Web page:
Nukewatch Quarterly Fall 2015
The government of Prime Minister Shinzo Abe has been pushing hard to restart Japan’s 42 mothballed nuclear reactors, all shuttered since the March 2011 Fukushima catastrophe, but plans for gearing up as many as 14 were recently cut in half.
A report by Reuters published September 1 shows that, in the words of Mycle Schneide, an energy consultant in Paris, neither the Japanese government, nor its utilities or its regulatory agencies, have “succeeded in overcoming complete planning insecurity for investors. The outlook for restarts is as cloudy as ever.”
Reuters said its report’s “findings are based on reactor inspection data from the Nuclear Regulation Authority (NRA), court rulings and interviews with local authorities, utilities and energy experts. They also show that nine reactors are unlikely ever to restart, and that the fate of the remaining 26 looks uncertain.”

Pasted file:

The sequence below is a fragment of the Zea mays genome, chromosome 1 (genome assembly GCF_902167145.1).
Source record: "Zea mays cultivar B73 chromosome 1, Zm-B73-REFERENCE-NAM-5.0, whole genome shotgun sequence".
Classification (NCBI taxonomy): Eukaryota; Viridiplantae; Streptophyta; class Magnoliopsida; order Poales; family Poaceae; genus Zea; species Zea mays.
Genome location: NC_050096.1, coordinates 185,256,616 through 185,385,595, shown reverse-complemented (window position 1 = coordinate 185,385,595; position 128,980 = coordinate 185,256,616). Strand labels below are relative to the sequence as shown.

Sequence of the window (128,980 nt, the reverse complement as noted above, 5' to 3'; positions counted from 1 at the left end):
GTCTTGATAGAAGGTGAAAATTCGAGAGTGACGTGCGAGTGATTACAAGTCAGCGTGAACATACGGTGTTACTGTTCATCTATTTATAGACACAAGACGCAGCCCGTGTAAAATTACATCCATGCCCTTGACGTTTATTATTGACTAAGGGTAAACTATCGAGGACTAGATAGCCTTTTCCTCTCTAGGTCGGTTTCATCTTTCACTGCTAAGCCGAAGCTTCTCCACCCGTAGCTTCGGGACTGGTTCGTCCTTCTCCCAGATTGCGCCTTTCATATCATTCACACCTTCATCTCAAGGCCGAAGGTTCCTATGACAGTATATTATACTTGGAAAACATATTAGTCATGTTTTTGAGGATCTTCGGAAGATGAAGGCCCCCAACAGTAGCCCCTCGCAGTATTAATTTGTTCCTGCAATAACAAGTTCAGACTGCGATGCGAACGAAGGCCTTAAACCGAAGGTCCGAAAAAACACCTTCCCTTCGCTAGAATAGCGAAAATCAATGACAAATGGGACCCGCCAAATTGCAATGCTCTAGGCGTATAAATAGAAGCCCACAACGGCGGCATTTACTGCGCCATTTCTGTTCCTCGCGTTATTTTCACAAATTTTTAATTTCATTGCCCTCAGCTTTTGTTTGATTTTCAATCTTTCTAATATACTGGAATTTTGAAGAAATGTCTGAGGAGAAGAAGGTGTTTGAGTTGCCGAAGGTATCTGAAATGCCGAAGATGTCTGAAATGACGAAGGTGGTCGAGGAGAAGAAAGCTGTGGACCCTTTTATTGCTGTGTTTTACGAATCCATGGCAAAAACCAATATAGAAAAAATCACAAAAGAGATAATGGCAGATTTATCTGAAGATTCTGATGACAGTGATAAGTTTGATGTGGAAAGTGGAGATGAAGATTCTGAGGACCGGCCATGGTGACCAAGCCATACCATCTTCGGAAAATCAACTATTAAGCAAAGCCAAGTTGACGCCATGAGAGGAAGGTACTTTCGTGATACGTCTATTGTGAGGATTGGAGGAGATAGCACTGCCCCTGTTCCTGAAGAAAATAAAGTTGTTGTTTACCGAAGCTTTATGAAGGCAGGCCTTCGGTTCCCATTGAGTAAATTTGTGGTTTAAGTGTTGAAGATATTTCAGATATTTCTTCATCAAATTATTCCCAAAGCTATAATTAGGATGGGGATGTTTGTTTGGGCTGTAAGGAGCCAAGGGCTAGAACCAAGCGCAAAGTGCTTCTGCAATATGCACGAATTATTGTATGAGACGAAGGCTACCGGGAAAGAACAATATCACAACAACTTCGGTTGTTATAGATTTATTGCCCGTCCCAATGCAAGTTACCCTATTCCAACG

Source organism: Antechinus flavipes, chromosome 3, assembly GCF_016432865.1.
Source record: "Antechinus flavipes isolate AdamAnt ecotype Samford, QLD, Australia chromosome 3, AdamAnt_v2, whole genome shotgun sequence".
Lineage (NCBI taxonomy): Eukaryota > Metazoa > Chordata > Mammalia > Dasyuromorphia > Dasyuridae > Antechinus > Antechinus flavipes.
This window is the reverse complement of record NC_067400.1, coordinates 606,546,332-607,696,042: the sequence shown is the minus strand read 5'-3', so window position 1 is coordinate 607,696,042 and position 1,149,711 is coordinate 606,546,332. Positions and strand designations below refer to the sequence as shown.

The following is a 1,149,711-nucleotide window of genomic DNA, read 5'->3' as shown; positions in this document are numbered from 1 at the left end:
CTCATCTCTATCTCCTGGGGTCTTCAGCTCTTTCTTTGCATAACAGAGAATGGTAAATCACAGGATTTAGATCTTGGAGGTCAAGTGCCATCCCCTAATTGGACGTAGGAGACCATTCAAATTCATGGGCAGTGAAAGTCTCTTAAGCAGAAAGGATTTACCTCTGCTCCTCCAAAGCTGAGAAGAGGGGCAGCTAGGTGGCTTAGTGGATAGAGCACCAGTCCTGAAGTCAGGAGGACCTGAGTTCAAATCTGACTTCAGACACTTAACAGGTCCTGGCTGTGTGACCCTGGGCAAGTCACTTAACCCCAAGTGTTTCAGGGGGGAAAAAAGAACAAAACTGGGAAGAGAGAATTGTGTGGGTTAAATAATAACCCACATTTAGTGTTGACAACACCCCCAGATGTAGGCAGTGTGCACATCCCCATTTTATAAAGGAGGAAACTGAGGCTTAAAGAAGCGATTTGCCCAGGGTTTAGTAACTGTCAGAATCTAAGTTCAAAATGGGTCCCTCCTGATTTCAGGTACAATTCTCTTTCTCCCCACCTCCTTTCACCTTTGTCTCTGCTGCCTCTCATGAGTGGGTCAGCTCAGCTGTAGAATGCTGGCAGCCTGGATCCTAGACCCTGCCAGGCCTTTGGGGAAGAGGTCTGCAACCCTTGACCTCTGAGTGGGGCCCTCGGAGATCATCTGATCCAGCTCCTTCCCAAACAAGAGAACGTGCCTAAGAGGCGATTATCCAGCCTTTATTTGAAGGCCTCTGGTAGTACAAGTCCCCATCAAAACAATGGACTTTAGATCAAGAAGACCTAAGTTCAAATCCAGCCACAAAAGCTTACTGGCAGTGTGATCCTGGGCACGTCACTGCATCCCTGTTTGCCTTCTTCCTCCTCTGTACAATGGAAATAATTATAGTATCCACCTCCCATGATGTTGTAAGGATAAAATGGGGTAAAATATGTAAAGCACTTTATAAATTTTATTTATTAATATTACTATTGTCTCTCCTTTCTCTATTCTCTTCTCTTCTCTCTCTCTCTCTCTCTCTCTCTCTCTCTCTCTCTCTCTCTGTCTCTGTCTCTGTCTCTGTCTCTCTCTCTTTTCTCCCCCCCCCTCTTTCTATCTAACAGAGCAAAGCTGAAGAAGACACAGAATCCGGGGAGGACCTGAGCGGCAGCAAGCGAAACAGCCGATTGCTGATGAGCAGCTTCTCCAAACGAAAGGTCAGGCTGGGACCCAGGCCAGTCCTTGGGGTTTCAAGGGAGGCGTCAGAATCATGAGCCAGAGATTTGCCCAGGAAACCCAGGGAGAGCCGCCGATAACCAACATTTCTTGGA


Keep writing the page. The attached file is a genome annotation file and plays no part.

“Legal challenges from local residents have hit all atomic plants, with the country’s most nuclear-reliant utility—Kansai Electric Power Co.—issued with court rulings preventing the restart of four reactors despite two of them already receiving NRA approval,” Reuters reported.
Every one of 25 reactor sites has applied to restart their units, but they have been stymied by public opposition, law suits and the shaky Aug. 11 restart of the Sendai No. 1 reactor in Kagoshima Prefecture.
The Kyushu Electric Power Co. was forced to slow its ramp-up of Sendai I’s reactor output because of breakdowns in its pumping equipment.
Sue Prent of Fairewinds Energy Education reports that Greenpeace has been among hundreds of NGOs citing multiple reasons for concern and raising an outcry over the restart:
The NRA has failed to apply robust safety measures to the Sendai reactor… the NRA approved an assessment by Kyushu Electric Power, which excluded major seismic risks at the Sendai plant and violated the NRA’s own post-Fukushima safety guidelines. An analysis commissioned by Greenpeace Japan in February showed that the NRA also accepted a flawed volcano risk analysis from Kyushu Electric Power [regarding] the active volcano Mt. Sakurajima, located only [31 miles] from the reactor site.
As if to validate citizen and environmental concerns, Sakurajima appears poised for an imminent and possibly major eruption. —JL
—Reuters, Sept. 1; BBC Aug. 11, 2015